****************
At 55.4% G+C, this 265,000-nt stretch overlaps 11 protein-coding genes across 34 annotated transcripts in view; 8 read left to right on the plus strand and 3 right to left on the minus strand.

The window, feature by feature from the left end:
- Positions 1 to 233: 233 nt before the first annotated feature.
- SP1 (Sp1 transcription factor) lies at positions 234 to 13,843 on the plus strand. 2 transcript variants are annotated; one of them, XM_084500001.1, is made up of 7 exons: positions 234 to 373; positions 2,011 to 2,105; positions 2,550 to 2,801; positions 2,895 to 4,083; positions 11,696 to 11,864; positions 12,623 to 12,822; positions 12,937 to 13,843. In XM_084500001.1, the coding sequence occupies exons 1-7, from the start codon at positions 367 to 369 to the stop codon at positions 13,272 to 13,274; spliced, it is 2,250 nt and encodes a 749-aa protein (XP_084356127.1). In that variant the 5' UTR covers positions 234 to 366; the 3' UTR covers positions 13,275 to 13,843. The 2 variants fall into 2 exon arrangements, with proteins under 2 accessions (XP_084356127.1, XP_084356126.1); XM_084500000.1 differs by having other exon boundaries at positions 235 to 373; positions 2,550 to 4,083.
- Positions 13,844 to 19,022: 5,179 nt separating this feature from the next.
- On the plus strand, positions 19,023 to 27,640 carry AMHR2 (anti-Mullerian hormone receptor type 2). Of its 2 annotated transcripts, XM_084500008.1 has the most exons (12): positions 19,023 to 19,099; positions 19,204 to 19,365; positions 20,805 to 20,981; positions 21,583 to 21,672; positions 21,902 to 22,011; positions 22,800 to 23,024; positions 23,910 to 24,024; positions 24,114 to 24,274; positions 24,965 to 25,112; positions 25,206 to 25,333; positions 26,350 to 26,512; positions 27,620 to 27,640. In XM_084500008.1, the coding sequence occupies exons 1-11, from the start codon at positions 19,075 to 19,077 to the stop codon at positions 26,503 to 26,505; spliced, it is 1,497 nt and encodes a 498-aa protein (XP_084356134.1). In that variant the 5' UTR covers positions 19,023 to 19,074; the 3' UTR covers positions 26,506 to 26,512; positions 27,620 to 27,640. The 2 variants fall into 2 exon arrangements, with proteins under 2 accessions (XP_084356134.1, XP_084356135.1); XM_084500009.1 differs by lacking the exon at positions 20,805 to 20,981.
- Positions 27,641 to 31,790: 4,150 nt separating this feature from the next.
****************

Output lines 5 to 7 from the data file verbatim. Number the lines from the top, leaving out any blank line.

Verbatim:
- Positions 13,844 to 19,022: 5,179 nt separating this feature from the next.
- On the plus strand, positions 19,023 to 27,640 carry AMHR2 (anti-Mullerian hormone receptor type 2). Of its 2 annotated transcripts, XM_084500008.1 has the most exons (12): positions 19,023 to 19,099; positions 19,204 to 19,365; positions 20,805 to 20,981; positions 21,583 to 21,672; positions 21,902 to 22,011; positions 22,800 to 23,024; positions 23,910 to 24,024; positions 24,114 to 24,274; positions 24,965 to 25,112; positions 25,206 to 25,333; positions 26,350 to 26,512; positions 27,620 to 27,640. In XM_084500008.1, the coding sequence occupies exons 1-11, from the start codon at positions 19,075 to 19,077 to the stop codon at positions 26,503 to 26,505; spliced, it is 1,497 nt and encodes a 498-aa protein (XP_084356134.1). In that variant the 5' UTR covers positions 19,023 to 19,074; the 3' UTR covers positions 26,506 to 26,512; positions 27,620 to 27,640. The 2 variants fall into 2 exon arrangements, with proteins under 2 accessions (XP_084356134.1, XP_084356135.1); XM_084500009.1 differs by lacking the exon at positions 20,805 to 20,981.
- Positions 27,641 to 31,790: 4,150 nt separating this feature from the next.